Tap water in London is among the best in the world in terms of quality. Unfortunately, it doesn’t always taste great and therefore Londoners have been mislead in recent years to believe that it’s unhealthy. The only known risks are lead from old pipes and microplastics. For anyone concerned about taste or these risks an affordable water filter can be a good option.

Here’s a factual overview of the tap water, bottled water and water in public places.

Tap water in London

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The tap water in London is mainly supplied by Thames Water. Out of this, 70% comes from reservoirs collected upstream from the River Thames. The other 30% comes from boreholes which bring up groundwater. Either source is clean tap water that is safe to drink and meets all the European water quality standards.

The main issues usually highlighted with water in London are:
A) It’s hard (high level of calcium and magnesium compounds), causing limescale
b) It may taste a bit like chlorine as it’s added to keep it free from being contaminated

c) Lead leeching from old pipes

d) Microplastics that have been found in over 80% of all tap water (and bottled water)

Some people don’t like the taste, but a high quality carbon filter such as TAPP 2 will remove the chlorine, lead and 80+ potential other contaminants, as well as reduce bad odor. Also, read about how to remove Microplastics from tap water.

There have been some reports and concerns about pharmaceuticals in tap water, but the levels are far below anything that will impact humans. In addition to this, pharmaceuticals are also found in bottled water.

What about the rest of the UK?

Just as safe. To check on the quality of the water in your area visit this website.

And if there’s an issue you will find out. The water companies take over 1,000 samples every day to ensure that your tap water is safe. If any risk or issue is identified they will alert customers immediately.

As a matter of fact the NHS recommends that only tap water (boiled) is used for baby formula.

Bottled water

20 years ago bottled water consumption was limited to restaurant and coffee shops. Since then, bottled water consumption in the UK has increased from about 0.8 billion liters in 2000 to 3.2 billion in 2016 (sparkling water makes up 15%). In the meantime, the tap water quality has improved thanks to better filtering and monitoring technology. The counter argument by the bottled water industry is that they are providing healthy mineral water. However, there is no scientific evidence that the small amounts of minerals that are usually of a similar amount to tap water are more healthy.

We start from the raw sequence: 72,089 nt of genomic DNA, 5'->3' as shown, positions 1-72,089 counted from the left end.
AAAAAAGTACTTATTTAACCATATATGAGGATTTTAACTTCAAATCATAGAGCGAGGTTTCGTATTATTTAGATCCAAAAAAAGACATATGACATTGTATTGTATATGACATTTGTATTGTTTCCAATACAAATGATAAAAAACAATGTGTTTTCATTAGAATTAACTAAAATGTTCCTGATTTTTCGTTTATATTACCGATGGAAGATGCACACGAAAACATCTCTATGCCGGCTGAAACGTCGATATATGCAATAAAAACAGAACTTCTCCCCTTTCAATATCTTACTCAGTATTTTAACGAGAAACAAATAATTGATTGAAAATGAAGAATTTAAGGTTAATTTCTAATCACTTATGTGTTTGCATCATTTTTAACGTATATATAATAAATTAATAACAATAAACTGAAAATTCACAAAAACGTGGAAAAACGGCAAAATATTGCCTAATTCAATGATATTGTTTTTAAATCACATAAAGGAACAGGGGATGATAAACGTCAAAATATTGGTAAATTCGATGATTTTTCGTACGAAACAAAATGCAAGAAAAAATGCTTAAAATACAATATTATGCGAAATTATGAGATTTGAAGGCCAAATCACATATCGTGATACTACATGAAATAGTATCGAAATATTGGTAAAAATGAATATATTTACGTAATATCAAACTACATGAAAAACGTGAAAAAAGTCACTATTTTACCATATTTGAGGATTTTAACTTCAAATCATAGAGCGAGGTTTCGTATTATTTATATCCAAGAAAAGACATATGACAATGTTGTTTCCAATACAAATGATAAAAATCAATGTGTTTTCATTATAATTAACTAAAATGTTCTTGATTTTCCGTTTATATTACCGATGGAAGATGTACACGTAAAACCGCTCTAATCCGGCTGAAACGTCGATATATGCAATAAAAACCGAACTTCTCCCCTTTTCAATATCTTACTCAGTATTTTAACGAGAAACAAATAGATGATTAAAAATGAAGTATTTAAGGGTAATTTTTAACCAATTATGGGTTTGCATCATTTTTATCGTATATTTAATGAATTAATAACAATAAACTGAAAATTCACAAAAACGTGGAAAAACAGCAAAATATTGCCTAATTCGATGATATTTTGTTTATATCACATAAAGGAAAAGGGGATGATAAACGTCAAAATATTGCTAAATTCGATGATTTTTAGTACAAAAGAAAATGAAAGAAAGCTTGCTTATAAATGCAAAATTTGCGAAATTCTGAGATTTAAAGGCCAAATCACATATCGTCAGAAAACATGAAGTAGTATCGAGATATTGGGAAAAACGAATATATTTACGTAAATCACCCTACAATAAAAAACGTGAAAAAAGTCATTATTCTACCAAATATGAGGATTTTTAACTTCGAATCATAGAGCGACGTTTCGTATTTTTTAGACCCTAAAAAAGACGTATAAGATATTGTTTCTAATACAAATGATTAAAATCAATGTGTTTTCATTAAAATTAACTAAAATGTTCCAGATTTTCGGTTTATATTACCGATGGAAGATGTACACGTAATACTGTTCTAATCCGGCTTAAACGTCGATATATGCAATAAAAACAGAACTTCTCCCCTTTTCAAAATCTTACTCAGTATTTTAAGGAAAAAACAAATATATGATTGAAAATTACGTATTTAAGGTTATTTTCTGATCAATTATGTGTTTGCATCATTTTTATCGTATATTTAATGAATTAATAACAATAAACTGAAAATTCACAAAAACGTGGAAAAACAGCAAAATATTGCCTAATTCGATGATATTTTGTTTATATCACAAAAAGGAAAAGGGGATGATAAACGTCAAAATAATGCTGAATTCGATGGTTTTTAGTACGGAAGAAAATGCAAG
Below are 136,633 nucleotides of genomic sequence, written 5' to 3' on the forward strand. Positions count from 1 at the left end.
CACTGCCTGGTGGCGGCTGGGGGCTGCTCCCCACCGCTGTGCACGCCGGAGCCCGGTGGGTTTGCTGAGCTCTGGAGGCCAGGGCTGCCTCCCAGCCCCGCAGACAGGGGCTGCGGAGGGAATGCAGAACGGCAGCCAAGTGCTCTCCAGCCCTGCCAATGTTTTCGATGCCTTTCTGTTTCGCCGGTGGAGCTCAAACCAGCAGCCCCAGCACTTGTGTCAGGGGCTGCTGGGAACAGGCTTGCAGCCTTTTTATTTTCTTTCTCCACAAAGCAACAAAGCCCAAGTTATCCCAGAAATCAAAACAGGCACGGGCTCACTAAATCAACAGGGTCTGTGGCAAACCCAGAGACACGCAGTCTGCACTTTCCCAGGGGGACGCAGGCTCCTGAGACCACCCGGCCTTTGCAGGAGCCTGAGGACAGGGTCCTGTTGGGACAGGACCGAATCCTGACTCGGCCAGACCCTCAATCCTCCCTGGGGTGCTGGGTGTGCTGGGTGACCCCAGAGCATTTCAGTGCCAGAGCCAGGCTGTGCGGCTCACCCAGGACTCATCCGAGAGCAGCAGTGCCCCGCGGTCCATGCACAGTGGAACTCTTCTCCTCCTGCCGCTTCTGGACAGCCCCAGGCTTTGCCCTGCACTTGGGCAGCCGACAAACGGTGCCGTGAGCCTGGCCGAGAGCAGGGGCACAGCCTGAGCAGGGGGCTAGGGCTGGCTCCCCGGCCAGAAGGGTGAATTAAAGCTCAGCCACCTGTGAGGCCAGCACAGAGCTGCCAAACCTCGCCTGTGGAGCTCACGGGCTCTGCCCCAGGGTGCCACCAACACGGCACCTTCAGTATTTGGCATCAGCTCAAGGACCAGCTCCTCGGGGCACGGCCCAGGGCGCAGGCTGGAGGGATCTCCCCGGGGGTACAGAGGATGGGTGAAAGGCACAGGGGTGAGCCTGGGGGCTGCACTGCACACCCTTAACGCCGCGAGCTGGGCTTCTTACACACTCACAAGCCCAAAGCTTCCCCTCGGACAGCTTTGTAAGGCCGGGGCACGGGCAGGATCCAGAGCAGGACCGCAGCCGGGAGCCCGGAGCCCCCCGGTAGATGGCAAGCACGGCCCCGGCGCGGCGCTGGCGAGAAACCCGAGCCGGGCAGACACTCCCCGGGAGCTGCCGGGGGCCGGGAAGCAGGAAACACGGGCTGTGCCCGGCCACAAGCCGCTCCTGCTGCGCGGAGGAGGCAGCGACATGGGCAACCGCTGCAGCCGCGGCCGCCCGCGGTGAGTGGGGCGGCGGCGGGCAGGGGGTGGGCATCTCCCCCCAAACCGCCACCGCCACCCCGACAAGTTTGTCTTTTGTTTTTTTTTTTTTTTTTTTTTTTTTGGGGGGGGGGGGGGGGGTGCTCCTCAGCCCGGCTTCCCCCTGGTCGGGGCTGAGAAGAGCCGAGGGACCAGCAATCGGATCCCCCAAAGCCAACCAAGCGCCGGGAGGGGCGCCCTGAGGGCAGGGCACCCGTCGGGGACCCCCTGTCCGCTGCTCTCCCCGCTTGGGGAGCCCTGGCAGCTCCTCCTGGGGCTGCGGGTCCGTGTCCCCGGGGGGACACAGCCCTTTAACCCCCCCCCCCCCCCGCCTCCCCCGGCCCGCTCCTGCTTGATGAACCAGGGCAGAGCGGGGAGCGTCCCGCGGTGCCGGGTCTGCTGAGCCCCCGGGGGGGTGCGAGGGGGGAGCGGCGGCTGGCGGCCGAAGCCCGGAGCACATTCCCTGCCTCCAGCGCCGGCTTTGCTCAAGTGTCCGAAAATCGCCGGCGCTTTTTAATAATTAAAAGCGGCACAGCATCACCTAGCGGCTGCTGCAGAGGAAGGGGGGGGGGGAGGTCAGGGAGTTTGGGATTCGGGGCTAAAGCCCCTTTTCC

But are we at least recycling? Britons are pretty ok at recycling. 78% of plastic bottles were collected in 2016. But out of this less than 15% is recycled for new bottles and 2/3 of the recycled material was exported, without an audit trail of where it went but mostly China, Indonesia and the Philippines. And this is only part of the issue. Manufacturing the bottles, transporting them, and the process of recycling also consumes unnecessary water and produces CO2 pollution. Discover more reasons why you should drink tap water.

Bottled water is not the only issue of course. Vitamin water and sodas are equally bad for the environment. If you want flavour, then simply add some lemon or other fruit to the tap water.

Tap water in London: Public places, restaurants and bars

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Several surveys have found that Brits find it embarrassing to ask for tap water in a restaurant or bar. However, considering the environmental impact that it poses, people should be embarrassed and ashamed to ask for bottled water unless it’s sparkling and served on a glass bottle, or locally filtered tap water. Some restaurants use a water filter systems such as reverse osmosis, water softeners, or activated carbon. Just ask. If you feel bad for not spending the extra 3-4 pounds on water then leave a nice extra tip instead.

Conclusion

  • Bottled water is one of the biggest food and health scams in recent history. It’s a waste of money, our nature and it’s not healthier.
  • Drink tap water at home and wherever you go.
  • If you don’t like the taste of tap water, get a high quality water filter such as TAPP 2.
  • Get a refillable bottle such as Retap and keep it filled up with fresh tap water.
  • Ask for tap water in restaurants and never feel ashamed about it.
  • Refuse bottled water whenever there’s an option.

We want your feedback and opinion. Agree or disagree? Tell us!

Are you looking for a water filter in London? See our guide with all the water filter options available in London.

Sources:

Tap water: Todosobreelagua.com

London water:
http://Thameswater.co.uk
http://londonist.com/london/features/where-s-my-tap-water-from

Tap water inspection:
http://www.dwi.gov.uk/about/annual-report/2015/index.html

Water source by area: http://ccwater.custhelp.com/app/answers/detail/a_id/41/related/1/session/L2F2LzEvdGltZS8xNDk3MzQxODExL3NpZC84eFF0d19rbg%3D%3D

Londoners embarrassed to order tap water: https://www.bbcgoodfood.com/content/bottled-vs-tap-water

Bottled vs tap water taste and quality:
http://www.dailymail.co.uk/health/article-3084016/Is-bottled-water-better-tap-investigation-surprise-save-small-fortune.html

Recycling in U.K.: http://www.bpf.co.uk/sustainability/plastics_recycling.aspx

Recycling export:
http://energydesk.greenpeace.org/2017/03/13/data-uk-exporting-two-thirds-plastic-waste-amidst-concerns-illegal-practice/

Bottled water sales in the U.K.: http://www.britishbottledwater.org/vital-statistics.asp